In Brazil large area of the country have been deforested to create route ways, increase farmlands and to supply the American and European market with hardwoods.

Overgrazing, over cropping and or deforestation can lead to desertification – the spread of desert like lands due to these human activities accelerating natural erosion of soil.

However, while soil erosion can be accelerated by human activities it can also be conserved by methods such as windbreaks, reforestation, farm techniques and stone walls.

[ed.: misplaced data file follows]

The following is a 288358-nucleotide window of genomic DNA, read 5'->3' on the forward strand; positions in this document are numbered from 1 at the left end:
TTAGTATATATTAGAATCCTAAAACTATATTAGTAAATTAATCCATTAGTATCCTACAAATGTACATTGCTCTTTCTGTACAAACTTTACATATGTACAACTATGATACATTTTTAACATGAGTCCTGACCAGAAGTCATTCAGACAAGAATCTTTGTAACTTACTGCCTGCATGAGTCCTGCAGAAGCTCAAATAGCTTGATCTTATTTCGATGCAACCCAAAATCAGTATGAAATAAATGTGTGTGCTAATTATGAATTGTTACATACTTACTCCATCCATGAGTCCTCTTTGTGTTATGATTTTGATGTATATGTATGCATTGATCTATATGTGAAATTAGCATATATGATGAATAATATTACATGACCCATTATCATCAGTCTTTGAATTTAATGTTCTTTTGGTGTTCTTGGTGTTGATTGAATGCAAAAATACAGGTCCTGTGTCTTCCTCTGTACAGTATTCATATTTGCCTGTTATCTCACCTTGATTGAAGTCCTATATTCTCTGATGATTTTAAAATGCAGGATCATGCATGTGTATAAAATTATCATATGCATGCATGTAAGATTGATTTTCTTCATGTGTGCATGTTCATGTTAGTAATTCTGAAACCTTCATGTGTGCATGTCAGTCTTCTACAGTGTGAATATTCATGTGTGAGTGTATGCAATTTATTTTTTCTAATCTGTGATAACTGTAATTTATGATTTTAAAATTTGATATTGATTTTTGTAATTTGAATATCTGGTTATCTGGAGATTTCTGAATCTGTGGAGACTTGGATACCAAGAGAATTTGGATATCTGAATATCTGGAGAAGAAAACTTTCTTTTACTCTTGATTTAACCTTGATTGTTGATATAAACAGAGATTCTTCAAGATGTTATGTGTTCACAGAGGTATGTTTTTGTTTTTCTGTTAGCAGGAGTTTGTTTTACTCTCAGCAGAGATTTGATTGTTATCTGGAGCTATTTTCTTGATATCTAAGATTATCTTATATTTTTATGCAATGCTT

Windbreaks are natural wind barriers created by planting trees that produce many branches and leaves. This method is used at the edges of large farmland areas (or individual fields) to stop the wind from blowing soil away which can damage or destroy the soil. One area of a windbreak can have an immediate effect on a much larger area as the power of the winds are greatly reduced. While it is important to break the strong winds it is also important to allow a certain amount of wind through this barrier as it controls the flow of the wind without creating a complete block which could result in swirling winds or strong gusts near the barrier. In West Africa large countries like Mali have seen that tree windbreaks can increase the yield of protected fields by up to 20%.